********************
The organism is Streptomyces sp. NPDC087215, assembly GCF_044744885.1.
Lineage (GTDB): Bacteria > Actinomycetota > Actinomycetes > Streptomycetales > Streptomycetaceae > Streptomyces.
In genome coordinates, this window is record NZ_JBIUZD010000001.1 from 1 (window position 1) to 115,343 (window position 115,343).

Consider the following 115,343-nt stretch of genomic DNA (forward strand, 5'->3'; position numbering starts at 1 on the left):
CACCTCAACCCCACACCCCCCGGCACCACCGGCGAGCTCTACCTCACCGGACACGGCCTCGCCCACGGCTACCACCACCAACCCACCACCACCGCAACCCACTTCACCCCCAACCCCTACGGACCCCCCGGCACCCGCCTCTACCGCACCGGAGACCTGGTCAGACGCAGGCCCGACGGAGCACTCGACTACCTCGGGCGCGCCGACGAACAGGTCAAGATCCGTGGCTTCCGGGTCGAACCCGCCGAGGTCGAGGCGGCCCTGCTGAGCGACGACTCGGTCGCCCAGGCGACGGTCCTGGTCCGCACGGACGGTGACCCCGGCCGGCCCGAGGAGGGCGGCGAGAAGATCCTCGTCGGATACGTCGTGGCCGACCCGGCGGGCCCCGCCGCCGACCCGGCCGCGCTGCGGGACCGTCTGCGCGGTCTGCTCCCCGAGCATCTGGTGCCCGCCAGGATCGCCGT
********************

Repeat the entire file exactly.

The organism is Streptomyces sp. NPDC087215, assembly GCF_044744885.1.
Lineage (GTDB): Bacteria > Actinomycetota > Actinomycetes > Streptomycetales > Streptomycetaceae > Streptomyces.
In genome coordinates, this window is record NZ_JBIUZD010000001.1 from 1 (window position 1) to 115,343 (window position 115,343).

Consider the following 115,343-nt stretch of genomic DNA (forward strand, 5'->3'; position numbering starts at 1 on the left):
CACCTCAACCCCACACCCCCCGGCACCACCGGCGAGCTCTACCTCACCGGACACGGCCTCGCCCACGGCTACCACCACCAACCCACCACCACCGCAACCCACTTCACCCCCAACCCCTACGGACCCCCCGGCACCCGCCTCTACCGCACCGGAGACCTGGTCAGACGCAGGCCCGACGGAGCACTCGACTACCTCGGGCGCGCCGACGAACAGGTCAAGATCCGTGGCTTCCGGGTCGAACCCGCCGAGGTCGAGGCGGCCCTGCTGAGCGACGACTCGGTCGCCCAGGCGACGGTCCTGGTCCGCACGGACGGTGACCCCGGCCGGCCCGAGGAGGGCGGCGAGAAGATCCTCGTCGGATACGTCGTGGCCGACCCGGCGGGCCCCGCCGCCGACCCGGCCGCGCTGCGGGACCGTCTGCGCGGTCTGCTCCCCGAGCATCTGGTGCCCGCCAGGATCGCCGT